Is the health plan you chose before Obamacare good enough for you and your family? For many Americans, the Obama administration doesn’t think so.
The success of Obamacare relies on some 2.7 million young Americans — Millennials or “young invincibles,” as they often called — signing up for health insurance through the state exchanges to help defray the costs of sick and older people.
But in a recent video, Julie Borowski humorously explains why Obamacare is a pretty bad deal for young people, regardless of what President Obama says.
“The Affordable Care tries to bribe young people with free stuff,” notes Borowski, pointing to “free birth control,” as an example. But she explains that these “free” things aren’t free at all, the costs borne by insurance companies to provide these benefits are worked into the cost of health insurance premiums.
“You can’t force insurance companies to pay for more expensive stuff and expect that the insurance companies won’t go up, because that’s what happening,” she says. “You may not directly paying for birth control at the pharmacy counter, but you’re still paying for it, and probably significantly more.”
Now that the White House has finally admitted that President Barack Obama lied to Americans when he promised that they could keep their keep their health insurance coverage under Obamacare, a new talking point has emerged from Democrats.
“Don’t be foooled [sic]. Nothing in the ACA forces people out of their plans. No change is required unless [insurance] companies change their existing plan,” tweeted White House Deputy Press Secretary Eric Schultz on Monday evening.
“FACT: Nothing in #Obamacare forces people out of their health plans,” tweeted Valerie Jarrett, an advisor to President Obama, just moments later. “No change is required unless insurance companies change existing plans.”
These are very misleading claims, if not completely false, and they’re easily disproven by White House Press Secretary Jay Carney’s comments during the briefing with reporters on Monday afternoon and admissions from the Obama Administration.
“I think that insurance companies that have existing products that do not meet minimum standards obviously cannot — those products are not — they don’t fit under the Affordable Care Act anymore,” Carney told reporters. “There’s a minimum level of insurance coverage that is part of even the most basic plans under the Affordable Care Act.” [emphasis added]
As the opening of the Obamacare insurance exchanges and the individual mandate to purchase health insurance loom, new attention is being given to a few available options to avoid the likely catastrophe.
Section 1501, Chapter 48, Paragraph (d)(2) of the Patient Protection & Affordable Care Act exempts certain religions like the Amish from the individual mandate, but it also exempts members of a “health care sharing ministry” from the specific requirements of coverage under the act. Medi-Share, one of the plans grandfathered into this exemption, is a sort of faith-based co-op.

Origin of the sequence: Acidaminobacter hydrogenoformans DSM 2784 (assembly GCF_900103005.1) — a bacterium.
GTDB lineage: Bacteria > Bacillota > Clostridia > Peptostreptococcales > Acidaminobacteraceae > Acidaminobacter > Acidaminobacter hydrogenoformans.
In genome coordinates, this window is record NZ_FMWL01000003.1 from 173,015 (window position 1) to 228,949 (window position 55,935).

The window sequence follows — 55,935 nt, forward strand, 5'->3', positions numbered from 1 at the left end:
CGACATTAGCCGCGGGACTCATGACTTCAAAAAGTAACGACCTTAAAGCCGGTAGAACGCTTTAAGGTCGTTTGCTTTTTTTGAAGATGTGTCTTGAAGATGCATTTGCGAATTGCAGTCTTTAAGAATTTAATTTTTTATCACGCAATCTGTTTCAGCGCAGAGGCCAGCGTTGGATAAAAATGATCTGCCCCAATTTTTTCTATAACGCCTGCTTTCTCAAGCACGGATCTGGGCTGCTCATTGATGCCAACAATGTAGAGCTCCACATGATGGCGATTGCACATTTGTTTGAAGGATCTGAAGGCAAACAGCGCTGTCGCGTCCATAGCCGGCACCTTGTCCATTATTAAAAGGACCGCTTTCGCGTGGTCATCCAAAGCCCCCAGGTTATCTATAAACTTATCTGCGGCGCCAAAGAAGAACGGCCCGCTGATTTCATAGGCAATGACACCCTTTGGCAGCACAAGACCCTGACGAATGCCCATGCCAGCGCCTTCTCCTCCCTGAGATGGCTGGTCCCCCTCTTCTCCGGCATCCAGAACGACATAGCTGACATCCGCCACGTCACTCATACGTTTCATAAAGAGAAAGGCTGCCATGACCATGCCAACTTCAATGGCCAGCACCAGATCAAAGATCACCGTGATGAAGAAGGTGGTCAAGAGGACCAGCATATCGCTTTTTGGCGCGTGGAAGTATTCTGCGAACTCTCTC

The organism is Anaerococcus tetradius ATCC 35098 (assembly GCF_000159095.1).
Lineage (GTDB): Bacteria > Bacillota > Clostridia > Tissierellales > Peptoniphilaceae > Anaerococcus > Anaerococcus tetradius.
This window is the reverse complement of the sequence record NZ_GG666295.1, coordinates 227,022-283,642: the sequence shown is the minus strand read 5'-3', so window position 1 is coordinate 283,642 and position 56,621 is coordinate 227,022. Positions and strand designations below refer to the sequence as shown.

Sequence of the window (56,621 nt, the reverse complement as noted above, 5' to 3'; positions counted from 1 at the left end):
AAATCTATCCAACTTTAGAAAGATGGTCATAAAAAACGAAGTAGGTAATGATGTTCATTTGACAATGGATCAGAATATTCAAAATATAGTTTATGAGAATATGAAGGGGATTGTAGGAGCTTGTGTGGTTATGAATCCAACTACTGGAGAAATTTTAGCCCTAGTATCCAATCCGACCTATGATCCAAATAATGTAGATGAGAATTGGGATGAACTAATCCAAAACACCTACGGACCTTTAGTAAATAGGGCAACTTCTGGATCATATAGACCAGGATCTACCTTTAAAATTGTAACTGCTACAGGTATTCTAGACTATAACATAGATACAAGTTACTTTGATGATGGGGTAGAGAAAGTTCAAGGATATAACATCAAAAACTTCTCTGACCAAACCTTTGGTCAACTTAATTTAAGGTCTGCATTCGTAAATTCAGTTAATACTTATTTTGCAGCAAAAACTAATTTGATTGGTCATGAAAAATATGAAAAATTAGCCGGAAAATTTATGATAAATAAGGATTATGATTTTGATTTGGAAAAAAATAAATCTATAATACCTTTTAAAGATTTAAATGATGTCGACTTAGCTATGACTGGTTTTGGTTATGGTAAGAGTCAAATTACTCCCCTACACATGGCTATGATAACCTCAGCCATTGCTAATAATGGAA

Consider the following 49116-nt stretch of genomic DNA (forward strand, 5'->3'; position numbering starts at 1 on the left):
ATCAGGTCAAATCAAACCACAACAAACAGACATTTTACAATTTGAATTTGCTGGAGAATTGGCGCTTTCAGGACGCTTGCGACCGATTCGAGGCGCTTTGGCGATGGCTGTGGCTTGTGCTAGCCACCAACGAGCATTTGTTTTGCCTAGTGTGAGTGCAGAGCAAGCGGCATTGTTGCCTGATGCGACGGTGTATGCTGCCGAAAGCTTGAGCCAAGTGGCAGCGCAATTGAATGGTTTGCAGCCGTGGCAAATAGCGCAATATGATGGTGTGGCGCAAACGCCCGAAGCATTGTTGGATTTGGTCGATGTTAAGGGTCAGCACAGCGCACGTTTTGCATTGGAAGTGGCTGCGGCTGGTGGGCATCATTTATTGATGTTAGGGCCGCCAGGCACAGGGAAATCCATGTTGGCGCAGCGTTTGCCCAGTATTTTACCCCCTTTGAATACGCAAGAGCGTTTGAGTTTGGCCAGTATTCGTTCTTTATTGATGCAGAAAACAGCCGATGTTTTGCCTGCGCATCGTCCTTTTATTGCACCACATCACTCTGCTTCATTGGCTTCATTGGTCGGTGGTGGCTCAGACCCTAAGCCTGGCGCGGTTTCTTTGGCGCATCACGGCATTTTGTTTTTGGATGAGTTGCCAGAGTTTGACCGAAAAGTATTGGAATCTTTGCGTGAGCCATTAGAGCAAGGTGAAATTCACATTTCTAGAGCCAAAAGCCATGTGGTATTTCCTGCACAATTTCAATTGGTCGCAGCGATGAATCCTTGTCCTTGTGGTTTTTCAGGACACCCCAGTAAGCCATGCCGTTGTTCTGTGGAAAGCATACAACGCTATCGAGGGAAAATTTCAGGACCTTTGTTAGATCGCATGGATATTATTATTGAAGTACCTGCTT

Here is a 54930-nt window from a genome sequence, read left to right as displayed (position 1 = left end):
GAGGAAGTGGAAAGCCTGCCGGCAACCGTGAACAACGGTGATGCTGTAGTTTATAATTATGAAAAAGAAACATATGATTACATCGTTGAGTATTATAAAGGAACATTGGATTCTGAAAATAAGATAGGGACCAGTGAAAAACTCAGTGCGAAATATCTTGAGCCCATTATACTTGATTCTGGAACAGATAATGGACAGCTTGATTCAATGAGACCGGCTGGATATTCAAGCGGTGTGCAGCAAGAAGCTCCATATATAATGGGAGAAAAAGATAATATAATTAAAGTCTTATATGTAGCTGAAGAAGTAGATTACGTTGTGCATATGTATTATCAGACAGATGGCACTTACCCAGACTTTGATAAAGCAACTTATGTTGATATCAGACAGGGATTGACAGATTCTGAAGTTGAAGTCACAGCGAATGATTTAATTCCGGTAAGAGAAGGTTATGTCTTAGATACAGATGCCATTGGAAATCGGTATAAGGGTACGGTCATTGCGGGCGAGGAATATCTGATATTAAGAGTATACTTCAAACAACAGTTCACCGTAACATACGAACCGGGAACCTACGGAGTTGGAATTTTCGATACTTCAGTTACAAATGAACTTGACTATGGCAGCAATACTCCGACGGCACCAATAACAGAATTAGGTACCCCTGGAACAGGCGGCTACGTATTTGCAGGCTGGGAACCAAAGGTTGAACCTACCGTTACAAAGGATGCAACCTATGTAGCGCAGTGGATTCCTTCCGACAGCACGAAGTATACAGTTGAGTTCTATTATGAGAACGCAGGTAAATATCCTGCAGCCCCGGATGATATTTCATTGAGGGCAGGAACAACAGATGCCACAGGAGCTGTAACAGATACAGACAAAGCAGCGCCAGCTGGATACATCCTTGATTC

Members pay a monthly fee, then go to their medical providers as cash customers, which usually means lower bills since doctors avoid the claim process. When they receive a bill for service, members submit it to the organization, which then approves or denies the claim based on Christian principles. Things like abortion and contraception are obviously not covered (along with most preventative care and some preexisting conditions), but the 76% of claims they do approve are paid in full.
More than three years after it was signed into law, ObamaCare remains unpoplar with Americans, according to the latest tracking poll from the Kaiser Family Foundation.
“Overall, the public remains as divided as ever when it comes to their overall evaluations of the health law,” stated the Kaiser Family Foundation, which does a monthly tracking poll of ObamaCare. “This month, 35 percent report a favorable view, 40 percent an unfavorable view, and a full 24 percent report they have no opinion on the law, continuing a recent trend of particularly high shares not offering an opinion.”
While it’s still vigorously defended by the Obama Administration, the poll notes that only 57% of Democrats have a favorable view of the law, which is low, while 67% of Republicans have an unfavorable view.
The poll also shows that a majority of Americans support efforts to alter or prevent ObamaCare. “In terms of the law’s political future, just over half of Americans (53 percent) continue to say that they approve of efforts by opponents to change or stop the law ‘so it has less impact on taxpayers, employers, and health care providers,’” noted the Kaiser Family Foundation. “One in three (including more than half of Democrats) believe that the law’s opponents should accept that it is the law of the land and stop trying to block its implementation, down somewhat from January (33 percent now compared to 40 percent at the start of the year).”
Interestingly, the poll found that some 40% of Americans don’t even know that ObamaCare is still law and still being implemented by the administration.